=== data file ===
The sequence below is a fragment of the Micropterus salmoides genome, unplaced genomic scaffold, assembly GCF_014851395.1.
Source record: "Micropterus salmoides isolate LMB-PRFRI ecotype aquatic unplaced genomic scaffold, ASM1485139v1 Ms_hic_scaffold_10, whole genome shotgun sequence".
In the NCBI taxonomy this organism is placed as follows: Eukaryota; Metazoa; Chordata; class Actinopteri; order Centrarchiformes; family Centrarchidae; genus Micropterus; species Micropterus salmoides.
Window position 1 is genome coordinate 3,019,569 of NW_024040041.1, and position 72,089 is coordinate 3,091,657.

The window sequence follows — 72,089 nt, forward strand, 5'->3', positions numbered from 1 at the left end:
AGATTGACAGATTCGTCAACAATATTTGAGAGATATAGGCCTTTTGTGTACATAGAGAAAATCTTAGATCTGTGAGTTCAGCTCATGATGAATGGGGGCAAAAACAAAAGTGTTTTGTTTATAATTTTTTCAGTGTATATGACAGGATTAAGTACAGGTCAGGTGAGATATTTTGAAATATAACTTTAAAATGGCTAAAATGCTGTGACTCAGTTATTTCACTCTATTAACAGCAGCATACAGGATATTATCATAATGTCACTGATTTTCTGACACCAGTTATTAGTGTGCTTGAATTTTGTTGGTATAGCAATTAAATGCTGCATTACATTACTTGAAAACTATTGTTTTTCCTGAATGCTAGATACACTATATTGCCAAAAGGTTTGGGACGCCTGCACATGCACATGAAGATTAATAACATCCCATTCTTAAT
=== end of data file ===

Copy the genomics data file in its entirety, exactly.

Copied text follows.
The sequence below is a fragment of the Micropterus salmoides genome, unplaced genomic scaffold, assembly GCF_014851395.1.
Source record: "Micropterus salmoides isolate LMB-PRFRI ecotype aquatic unplaced genomic scaffold, ASM1485139v1 Ms_hic_scaffold_10, whole genome shotgun sequence".
In the NCBI taxonomy this organism is placed as follows: Eukaryota; Metazoa; Chordata; class Actinopteri; order Centrarchiformes; family Centrarchidae; genus Micropterus; species Micropterus salmoides.
Window position 1 is genome coordinate 3,019,569 of NW_024040041.1, and position 72,089 is coordinate 3,091,657.

The window sequence follows — 72,089 nt, forward strand, 5'->3', positions numbered from 1 at the left end:
AGATTGACAGATTCGTCAACAATATTTGAGAGATATAGGCCTTTTGTGTACATAGAGAAAATCTTAGATCTGTGAGTTCAGCTCATGATGAATGGGGGCAAAAACAAAAGTGTTTTGTTTATAATTTTTTCAGTGTATATGACAGGATTAAGTACAGGTCAGGTGAGATATTTTGAAATATAACTTTAAAATGGCTAAAATGCTGTGACTCAGTTATTTCACTCTATTAACAGCAGCATACAGGATATTATCATAATGTCACTGATTTTCTGACACCAGTTATTAGTGTGCTTGAATTTTGTTGGTATAGCAATTAAATGCTGCATTACATTACTTGAAAACTATTGTTTTTCCTGAATGCTAGATACACTATATTGCCAAAAGGTTTGGGACGCCTGCACATGCACATGAAGATTAATAACATCCCATTCTTAAT